Any news about a political trial or coverage of a journalist […] could easily be considered as “terrorist propaganda” by government authorities, so the mass media has begun to exercise serious caution in covering the trials of journalists and politicians. A journalist may write the truth, but in our kind of democracy, nobody can promise what happens afterwards.
Karakartal also noted how many independent journalists migrated to online platforms to continue their work after being let go from more traditional media organizations. Her projections of RTÜK moving toward silencing critical voices in online spaces have come true, seriously impacting freedom of expression and freedom of the media.
Silencing for national security and public order
Even before the addition of this new regulation, censorship was already rife in Turkey.
According to a report by the Freedom of Expression Association on blocked websites in Turkey, over 245 thousand websites and over 150 thousand URLs were blocked by the end of 2018. These are blocked based on the Law on Regulation of Publications on the Internet and Suppression of Crimes Committed by means of Such Publication (known as Law No. 5651). Specifically, Article 8/A of the law allows for the blocking of websites on vague grounds of protection of the right to life and security of people and property, national security and public order, prevention of crimes or protection of general health on the request of relevant ministries or the presidency.
And the list of blocked websites and URLs keeps growing.
Citing Article 8/A of Law No.5651, on August 6, a court in Ankara ruled to block access to 136 websites including social media accounts on Twitter, Facebook, Instagram, Pinterest and YouTube. Chief among the list was the independent, bilingual online news platform Bianet and the left-leaning news agency, ETHA (Etkin Haber Ajansı).
The following day, the same court reversed its decision to unblock Bianet. Whether a result of an international outcry, or an actual mistake, Bianet is once again accessible in the country. But the overall decision to block the rest of the platforms raises questions.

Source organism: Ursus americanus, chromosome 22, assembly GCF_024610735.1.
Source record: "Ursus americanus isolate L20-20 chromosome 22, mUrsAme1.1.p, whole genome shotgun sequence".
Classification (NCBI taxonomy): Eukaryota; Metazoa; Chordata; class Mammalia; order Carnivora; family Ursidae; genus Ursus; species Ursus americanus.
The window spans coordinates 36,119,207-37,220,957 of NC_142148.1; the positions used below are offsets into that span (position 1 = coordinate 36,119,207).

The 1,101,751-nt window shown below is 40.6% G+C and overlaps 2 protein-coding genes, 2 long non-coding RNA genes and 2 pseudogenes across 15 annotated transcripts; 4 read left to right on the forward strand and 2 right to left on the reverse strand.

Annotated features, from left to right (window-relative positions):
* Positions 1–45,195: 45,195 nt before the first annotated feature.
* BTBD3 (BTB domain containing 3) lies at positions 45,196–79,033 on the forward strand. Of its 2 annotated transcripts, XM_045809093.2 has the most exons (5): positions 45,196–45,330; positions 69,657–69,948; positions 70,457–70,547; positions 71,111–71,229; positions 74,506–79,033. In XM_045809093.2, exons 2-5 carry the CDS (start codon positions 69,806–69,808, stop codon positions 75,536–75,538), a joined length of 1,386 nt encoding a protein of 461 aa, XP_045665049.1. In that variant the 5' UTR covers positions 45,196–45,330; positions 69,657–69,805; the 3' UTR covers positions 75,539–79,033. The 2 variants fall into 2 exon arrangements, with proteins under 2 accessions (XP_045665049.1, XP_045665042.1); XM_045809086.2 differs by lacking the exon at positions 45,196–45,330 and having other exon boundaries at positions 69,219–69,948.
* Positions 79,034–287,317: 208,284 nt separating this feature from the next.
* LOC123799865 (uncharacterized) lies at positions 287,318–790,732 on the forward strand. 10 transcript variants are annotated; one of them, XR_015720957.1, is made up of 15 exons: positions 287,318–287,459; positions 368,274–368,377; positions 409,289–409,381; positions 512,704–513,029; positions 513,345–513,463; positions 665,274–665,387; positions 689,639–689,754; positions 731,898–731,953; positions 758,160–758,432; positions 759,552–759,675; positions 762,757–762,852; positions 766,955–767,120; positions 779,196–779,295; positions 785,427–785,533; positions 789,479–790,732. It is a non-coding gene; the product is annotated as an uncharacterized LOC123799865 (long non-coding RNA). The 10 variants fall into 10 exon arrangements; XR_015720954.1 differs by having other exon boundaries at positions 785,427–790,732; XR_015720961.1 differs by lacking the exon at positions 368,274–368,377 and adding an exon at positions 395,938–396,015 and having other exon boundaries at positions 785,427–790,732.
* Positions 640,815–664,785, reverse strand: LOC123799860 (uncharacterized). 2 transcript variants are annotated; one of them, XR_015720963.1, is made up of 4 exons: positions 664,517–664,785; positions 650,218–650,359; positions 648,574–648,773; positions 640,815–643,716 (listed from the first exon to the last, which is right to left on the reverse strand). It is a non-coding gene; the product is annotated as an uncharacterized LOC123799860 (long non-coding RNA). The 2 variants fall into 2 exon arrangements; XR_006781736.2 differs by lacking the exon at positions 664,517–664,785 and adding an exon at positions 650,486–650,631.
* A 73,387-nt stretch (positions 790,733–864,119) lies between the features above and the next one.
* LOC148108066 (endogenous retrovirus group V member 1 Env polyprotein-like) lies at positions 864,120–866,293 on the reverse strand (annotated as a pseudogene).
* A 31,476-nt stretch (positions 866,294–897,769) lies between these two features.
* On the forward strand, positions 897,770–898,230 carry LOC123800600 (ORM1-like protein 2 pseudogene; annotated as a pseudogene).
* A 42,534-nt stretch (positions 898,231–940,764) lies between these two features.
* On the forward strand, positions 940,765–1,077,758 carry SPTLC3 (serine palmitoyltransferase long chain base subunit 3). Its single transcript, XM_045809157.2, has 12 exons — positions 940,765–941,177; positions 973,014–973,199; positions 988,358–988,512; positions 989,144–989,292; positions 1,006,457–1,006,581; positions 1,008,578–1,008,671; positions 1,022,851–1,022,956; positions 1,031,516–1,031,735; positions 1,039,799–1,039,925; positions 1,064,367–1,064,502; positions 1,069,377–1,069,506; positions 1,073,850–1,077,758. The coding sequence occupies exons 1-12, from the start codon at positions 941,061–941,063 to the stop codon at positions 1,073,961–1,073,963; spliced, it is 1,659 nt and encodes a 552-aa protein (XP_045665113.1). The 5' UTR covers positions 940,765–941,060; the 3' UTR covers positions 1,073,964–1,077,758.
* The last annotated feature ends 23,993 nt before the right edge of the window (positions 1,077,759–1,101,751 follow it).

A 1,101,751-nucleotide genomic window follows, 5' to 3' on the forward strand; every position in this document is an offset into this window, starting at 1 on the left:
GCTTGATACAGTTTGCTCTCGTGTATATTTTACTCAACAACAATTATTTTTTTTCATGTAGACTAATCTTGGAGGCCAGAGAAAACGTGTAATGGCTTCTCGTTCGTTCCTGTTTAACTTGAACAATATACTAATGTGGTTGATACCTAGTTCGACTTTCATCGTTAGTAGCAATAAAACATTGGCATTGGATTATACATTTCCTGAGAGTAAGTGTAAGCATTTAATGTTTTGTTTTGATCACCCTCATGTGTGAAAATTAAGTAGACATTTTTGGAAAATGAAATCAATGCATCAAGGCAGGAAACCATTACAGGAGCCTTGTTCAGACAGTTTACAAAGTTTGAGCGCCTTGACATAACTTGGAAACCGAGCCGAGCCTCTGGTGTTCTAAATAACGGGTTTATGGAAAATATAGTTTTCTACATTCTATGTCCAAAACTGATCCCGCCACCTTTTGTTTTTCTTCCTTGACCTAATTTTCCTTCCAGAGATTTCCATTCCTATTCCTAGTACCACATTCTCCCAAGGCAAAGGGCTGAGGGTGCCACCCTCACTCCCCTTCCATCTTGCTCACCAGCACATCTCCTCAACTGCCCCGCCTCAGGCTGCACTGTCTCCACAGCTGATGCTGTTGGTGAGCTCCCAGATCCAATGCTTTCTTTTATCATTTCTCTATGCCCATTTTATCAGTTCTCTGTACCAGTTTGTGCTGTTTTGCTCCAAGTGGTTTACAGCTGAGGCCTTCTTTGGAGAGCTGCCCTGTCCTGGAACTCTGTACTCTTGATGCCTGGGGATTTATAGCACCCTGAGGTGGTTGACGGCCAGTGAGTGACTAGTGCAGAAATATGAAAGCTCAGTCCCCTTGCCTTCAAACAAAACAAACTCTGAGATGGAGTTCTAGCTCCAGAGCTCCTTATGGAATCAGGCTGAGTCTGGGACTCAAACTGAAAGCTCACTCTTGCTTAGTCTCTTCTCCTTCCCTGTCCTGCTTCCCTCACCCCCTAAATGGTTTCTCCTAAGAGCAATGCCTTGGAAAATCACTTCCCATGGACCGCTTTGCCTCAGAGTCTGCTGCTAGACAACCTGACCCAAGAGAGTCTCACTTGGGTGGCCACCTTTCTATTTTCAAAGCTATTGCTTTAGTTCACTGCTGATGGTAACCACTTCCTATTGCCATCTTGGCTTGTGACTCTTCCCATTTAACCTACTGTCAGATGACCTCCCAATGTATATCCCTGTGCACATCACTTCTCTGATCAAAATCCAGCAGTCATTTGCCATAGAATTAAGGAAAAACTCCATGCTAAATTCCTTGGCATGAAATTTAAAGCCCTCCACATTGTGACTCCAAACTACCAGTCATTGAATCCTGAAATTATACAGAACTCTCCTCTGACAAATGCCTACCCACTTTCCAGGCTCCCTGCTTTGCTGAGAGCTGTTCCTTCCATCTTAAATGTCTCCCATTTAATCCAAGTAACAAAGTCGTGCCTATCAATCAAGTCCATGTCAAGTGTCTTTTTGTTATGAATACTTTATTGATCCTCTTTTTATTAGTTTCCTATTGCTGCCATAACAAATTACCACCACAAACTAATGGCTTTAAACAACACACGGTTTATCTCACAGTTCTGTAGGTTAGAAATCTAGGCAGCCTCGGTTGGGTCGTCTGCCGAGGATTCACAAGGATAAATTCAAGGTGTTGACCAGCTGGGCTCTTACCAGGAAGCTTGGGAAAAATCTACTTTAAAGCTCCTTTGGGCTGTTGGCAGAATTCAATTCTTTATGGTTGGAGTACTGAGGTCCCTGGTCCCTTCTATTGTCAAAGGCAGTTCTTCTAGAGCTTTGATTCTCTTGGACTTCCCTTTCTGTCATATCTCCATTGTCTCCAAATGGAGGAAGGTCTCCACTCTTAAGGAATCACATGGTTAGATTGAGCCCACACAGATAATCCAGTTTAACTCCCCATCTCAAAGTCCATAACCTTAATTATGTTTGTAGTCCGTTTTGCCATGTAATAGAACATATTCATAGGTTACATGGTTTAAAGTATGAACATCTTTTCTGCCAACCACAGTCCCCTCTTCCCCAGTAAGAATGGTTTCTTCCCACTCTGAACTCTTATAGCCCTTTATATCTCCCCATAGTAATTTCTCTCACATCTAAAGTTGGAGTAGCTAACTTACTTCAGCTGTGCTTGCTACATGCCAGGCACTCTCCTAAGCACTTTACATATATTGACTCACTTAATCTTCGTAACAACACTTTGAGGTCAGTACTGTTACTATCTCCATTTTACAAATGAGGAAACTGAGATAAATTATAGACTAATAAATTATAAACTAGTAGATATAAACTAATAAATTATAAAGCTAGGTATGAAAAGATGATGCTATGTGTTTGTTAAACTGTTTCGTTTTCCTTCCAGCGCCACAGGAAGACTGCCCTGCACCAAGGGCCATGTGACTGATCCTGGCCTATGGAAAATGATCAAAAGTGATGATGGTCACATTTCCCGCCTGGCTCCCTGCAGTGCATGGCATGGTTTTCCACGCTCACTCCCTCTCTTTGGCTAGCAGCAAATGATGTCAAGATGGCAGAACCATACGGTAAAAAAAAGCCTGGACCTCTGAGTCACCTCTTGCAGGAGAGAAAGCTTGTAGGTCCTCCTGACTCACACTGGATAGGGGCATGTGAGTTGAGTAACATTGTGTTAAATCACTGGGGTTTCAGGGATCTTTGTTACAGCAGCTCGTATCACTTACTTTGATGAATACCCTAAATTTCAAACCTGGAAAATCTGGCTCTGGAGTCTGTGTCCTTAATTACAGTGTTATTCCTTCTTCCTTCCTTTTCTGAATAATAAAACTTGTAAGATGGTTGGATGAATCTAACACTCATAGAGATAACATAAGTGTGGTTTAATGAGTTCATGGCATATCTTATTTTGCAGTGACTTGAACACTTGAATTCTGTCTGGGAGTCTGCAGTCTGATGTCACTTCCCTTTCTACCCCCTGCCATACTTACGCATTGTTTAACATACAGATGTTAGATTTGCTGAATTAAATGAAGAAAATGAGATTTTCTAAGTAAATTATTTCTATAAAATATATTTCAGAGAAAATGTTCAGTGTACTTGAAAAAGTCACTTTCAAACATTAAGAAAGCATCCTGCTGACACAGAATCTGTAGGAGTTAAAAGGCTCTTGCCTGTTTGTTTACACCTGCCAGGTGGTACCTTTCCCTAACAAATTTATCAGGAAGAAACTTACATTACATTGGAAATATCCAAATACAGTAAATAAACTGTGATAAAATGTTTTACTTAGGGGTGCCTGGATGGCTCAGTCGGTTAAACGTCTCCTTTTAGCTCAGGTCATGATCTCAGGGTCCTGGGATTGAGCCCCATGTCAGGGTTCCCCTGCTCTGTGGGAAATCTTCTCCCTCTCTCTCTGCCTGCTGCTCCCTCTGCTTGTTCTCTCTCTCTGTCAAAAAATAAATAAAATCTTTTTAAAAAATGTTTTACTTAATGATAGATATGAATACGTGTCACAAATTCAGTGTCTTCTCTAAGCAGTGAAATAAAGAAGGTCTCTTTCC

In a statement, Amnesty International described the court's decision as a ”full-frontal attack” on freedom of expression which ”signals a deepening of an already restrictive state of censorship.” The human rights group pointed out that ”the decision does not provide any justification as to how any of the addresses listed in the decision fall under this provision.”
Similarly, Reporters Without Borders, in their statement, said that while ”the order says they [blocked websites] “threaten national security” there is no specific explanation for this decision or supporting evidence.”
The new RTÜK regulations and the mass blocking of web addresses go against what president Recep Tayyip Erdoğan said in May when introducing the new Judicial Reform Strategy package. At the time, Erdoğan said that it would no longer be possible to block an entire website because of a single item. Chief among the key aims listed in the package are strengthening the rule of law, effective promotion of rights and freedoms, transparency, access to a fair trial and more.
So far, much of those words remain on paper. A good place to start would be to unblock scores of websites and URLs, not to mention lifting the ban on Wikipedia and allow media to thrive online and offline. In September, platforms like BlueTV will have to apply to obtain their licenses. Netflix has already applied for its license to broadcast in the country, despite censorship fears from activists.